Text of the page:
"I've come to look for an exit from our problems. We should look for an exit between the bad people who want to stay in the crisis and the good people who want to leave it," he said. "The constituent assembly is a democratic exit that we have."

Zelaya was accompanied on his flight home by his wife, two of his daughters, several former officials in his government, ex-Panamanian President Martin Torrijos and the foreign ministers of Venezuela and Bolivia.

Chavez lauded his return in a Twitter message: "Mel Zelaya returned to his Honduran fatherland! It's a great victory for the Honduran people! Down with dictatorships! Long live Popular Power! Long live Real Democracy."

Thousands of people greeted Zelaya at the airport on Saturday, many wearing the red and black colors of the Zelaya-allied National Popular Resistance Front, which formed after the coup.

"Honduras is in party mode," said Zelaya supporter Ronnie Huete, of Radio Globo. One sign in the crowd read: "700 days from the coup, here no one is surrendering."

Not everyone, however, felt like celebrating Zelaya's return.

Zelaya is "repudiated by the majority of Hondurans," a group calling itself the Patriotic Committee for the Defense of the Constitution said in a message broadcast by radio station HRN.

Irma Acosta, a former congresswoman from the governing National Party, said that Zelaya "should focus on singing and playing his guitar, which he does well ... and forget about politics, because his time has passed."

After the afternoon rally, Zelaya met with Lobo, OAS chief Jose Miguel Insulza and the foreign ministers of Venezuela, Bolivia and Colombia.

In a statement, Insulza praised Lobo "for bringing about the restoration of democracy in his country, after the break suffered with the destitution of the ex-president."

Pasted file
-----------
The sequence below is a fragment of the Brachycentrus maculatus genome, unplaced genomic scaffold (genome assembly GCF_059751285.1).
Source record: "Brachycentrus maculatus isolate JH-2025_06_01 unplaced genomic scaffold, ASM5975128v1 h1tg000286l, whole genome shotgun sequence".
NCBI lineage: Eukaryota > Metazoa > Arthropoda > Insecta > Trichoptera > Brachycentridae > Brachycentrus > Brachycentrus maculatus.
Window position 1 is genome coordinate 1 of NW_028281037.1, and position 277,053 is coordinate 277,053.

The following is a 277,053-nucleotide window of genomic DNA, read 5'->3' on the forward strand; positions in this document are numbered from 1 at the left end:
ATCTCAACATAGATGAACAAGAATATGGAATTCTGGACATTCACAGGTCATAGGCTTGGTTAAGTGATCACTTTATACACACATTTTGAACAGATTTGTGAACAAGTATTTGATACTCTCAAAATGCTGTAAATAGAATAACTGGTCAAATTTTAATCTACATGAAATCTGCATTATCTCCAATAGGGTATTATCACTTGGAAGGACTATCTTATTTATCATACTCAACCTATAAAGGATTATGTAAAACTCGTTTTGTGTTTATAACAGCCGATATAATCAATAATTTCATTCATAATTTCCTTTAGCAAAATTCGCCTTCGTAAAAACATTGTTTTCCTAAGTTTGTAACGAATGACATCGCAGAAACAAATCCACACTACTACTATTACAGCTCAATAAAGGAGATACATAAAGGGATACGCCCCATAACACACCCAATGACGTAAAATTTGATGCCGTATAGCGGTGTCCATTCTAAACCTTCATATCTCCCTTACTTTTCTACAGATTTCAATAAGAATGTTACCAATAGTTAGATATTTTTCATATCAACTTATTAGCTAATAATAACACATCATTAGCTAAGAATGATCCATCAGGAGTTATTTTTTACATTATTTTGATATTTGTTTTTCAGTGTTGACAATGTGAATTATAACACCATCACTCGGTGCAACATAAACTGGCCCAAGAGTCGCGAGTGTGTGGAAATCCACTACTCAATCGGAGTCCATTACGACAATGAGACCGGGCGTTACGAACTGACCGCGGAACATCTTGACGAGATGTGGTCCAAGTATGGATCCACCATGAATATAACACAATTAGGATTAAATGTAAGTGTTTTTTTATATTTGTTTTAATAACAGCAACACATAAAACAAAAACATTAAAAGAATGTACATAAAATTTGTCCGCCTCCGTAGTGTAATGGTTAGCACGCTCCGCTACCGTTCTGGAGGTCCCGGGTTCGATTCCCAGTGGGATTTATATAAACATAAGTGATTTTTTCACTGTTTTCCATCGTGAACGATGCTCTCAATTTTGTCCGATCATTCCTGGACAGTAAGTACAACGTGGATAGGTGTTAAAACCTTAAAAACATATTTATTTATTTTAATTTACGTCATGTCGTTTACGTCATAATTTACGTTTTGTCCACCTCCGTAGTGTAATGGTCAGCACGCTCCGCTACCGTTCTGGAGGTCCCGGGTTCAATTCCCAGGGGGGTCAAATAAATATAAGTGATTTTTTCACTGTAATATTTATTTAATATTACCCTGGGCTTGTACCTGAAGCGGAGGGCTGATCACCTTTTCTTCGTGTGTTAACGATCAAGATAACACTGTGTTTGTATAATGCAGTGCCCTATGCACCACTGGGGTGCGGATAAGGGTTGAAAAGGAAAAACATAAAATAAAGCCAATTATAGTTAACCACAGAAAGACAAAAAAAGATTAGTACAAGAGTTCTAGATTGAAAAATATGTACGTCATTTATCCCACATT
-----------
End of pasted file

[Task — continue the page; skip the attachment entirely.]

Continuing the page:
Agrarian Reform Minister Cesar Ham told reporters that the meeting of Lobo and Zelaya was "warm and emotional."

"What a lot of people don't understand is that they are friends. They studied in the same school, knew each other from childhood and their families have had a good relationship for 50 years," said Ham, who was present at the meeting. Zelaya and Lobo are both wealthy landowners from the eastern province of Olancho province. Zelaya's supporters said he will visit his native town of Catacamas for a few days starting Sunday.

The deal to bring Zelaya back to Honduras — called the Cartagena accord because it was unveiled in the Colombian city — didn't call for his immediate return to power

"The Cartagena agreement has only one message: no more coup d'etats in Honduras and in Latin America," Zelaya said.

During his speech, Zelaya repeated accusations that Washington supported the interim government of Roberto Micheletti, which replaced Zelaya after his ouster. President Barack Obama and other U.S. officials publicly criticized the coup days afterward.

The OAS is expected to discuss Honduras in Washington in the coming days and at the organization's general assembly in El Salvador June 5-7.